Disinformation and DID: The Politics of Memory, Top court agrees to hear child p_rnography restitution case

June 29, 2013 Comments Off on Disinformation and DID: The Politics of Memory, Top court agrees to hear child p_rnography restitution case

Disinformation and DID: the Politics of Memory – Brian Moss, MA, MFT
Information on the False Memory Syndrome, Mind Control, Dissociative Identity Disorder, The Media, Ritual Abuse, The Nazis and Programming.
http://ritualabuse.us/research/did/disinformation-and-did-the-politics-of-memory/

Top court agrees to hear child pornography restitution case  
By Lawrence Hurley WASHINGTON | Thu Jun 27, 2013
(Reuters) – The Supreme Court on Thursday agreed to consider how much victims of child pornography can claim in restitution under a federal law.

The case concerns efforts by a victim, named only as Amy, to seek restitution from Doyle Paroline Of Brownsboro, Texas, who was convicted of possessing child pornography that included two images of Amy.

Amy, now 19, was sexually abused by an uncle when she was 8 and 9 years old. The uncle made images of the abuse that have been widely distributed on the Internet, which is where Paroline acquired them.

The legal question is how much Paroline is required to pay in restitution under the 1994 Mandatory Restitution for Sexual Exploitation of Children Act. Amy said Paroline is liable for the full amount of her injury – such as counseling and loss of future income – while Paroline said he should only be liable for his individual role. Amy has claimed $3.4 million.

A federal court initially denied Amy any restitution in Paroline’s case but an appeals court said restitution of the full amount of the loss is required. Paroline asked the Supreme Court to review that finding. Amy’s case is one of several similar cases around the country.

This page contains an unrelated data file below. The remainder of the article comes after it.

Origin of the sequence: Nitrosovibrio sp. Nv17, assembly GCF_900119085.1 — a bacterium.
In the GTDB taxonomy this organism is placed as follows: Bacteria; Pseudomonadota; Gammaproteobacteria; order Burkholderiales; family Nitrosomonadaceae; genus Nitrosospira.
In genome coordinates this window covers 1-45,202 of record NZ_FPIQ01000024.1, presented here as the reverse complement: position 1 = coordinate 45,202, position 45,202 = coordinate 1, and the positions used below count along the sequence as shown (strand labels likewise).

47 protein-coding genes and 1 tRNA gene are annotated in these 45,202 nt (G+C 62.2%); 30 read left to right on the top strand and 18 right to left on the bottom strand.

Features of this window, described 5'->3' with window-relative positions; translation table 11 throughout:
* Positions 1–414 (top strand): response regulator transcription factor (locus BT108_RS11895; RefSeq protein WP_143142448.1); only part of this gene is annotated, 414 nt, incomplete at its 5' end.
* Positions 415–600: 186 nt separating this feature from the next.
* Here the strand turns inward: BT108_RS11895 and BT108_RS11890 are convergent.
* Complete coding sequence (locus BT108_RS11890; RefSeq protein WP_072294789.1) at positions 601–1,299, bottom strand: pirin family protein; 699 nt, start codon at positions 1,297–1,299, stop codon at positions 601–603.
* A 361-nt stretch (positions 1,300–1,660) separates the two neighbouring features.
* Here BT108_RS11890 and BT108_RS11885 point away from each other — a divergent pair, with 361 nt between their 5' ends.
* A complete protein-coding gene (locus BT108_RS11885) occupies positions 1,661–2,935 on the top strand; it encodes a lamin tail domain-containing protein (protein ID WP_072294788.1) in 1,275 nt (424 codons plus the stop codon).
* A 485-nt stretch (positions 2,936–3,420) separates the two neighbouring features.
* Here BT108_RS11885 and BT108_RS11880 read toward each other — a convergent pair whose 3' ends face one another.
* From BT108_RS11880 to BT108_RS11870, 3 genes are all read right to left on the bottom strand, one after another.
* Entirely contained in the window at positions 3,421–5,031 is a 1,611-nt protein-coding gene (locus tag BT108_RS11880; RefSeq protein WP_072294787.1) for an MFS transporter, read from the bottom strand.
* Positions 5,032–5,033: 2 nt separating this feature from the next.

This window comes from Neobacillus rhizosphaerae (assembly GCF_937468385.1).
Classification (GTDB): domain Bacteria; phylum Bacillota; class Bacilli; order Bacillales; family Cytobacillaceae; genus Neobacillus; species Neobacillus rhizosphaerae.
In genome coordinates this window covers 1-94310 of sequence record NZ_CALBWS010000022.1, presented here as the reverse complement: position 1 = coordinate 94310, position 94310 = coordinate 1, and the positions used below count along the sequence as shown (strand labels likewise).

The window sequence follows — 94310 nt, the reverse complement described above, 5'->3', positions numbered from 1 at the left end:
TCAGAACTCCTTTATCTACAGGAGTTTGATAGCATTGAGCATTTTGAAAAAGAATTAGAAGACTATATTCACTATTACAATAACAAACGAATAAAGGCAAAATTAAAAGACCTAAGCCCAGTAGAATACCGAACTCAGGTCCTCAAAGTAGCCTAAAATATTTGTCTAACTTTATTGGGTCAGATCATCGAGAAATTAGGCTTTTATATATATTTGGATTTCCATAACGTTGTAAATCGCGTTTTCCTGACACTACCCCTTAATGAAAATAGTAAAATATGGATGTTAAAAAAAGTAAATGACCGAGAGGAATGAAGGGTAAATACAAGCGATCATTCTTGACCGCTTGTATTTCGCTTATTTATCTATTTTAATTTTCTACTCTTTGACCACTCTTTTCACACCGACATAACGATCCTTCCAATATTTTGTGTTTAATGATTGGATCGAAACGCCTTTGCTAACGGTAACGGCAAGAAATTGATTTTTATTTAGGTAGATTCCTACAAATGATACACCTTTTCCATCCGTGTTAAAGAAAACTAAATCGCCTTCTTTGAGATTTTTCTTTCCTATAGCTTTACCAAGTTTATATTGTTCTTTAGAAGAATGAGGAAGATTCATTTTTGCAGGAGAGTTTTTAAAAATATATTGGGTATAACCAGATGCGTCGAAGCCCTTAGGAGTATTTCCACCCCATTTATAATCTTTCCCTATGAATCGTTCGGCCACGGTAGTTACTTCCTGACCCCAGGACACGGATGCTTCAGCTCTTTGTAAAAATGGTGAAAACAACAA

Court papers said more than 150 courts have awarded Amy restitution but Paroline’s is the only one before the Supreme Court….

http://www.reuters.com/article/2013/06/27/us-usa-court-restitution-idUSBRE95Q0W520130627

Supreme Court Agrees to Hear Landmark Children’s Rights Case
By James R. Marsh on June 27, 2013

Earlier today, the United States Supreme Court agreed to review a case brought by the Marsh Law Firm concerning criminal restitution for victims of child pornography.

The Court agreed to decide “what, if any, causal relationship or nexus between the defendant’s conduct and the victim’s harm or damages must the government or the victim establish in order to recover restitution under 18 U.S.C. §2259,” the Mandatory Restitution for Sexual Exploitation of Children Act of 1994.

The case, Doyle Randall Paroline v. Amy Unknown, arises out of a long-fought and extensively litigated criminal restitution action which began almost four years ago before Judge Leonard Davis in the Eastern District of Texas Tyler Division.
http://www.childlaw.us/2013/06/supreme-court-agrees-to-hear-l.html

Abuse Case Offers a View of the Vatican’s Politics – Rev. Marcial

May 4, 2010 § Leave a comment

Abuse Case Offers a View of the Vatican’s Politics By DANIEL J. WAKIN and JAMES C. McKINLEY Jr.
May 2, 2010 The two former Mexican seminarians had gone to the Vatican in 1998 to personally deliver a case recounting decades of sexual abuse by one of the most powerful priests in the Roman Catholic Church, the Rev. Marcial Maciel Degollado.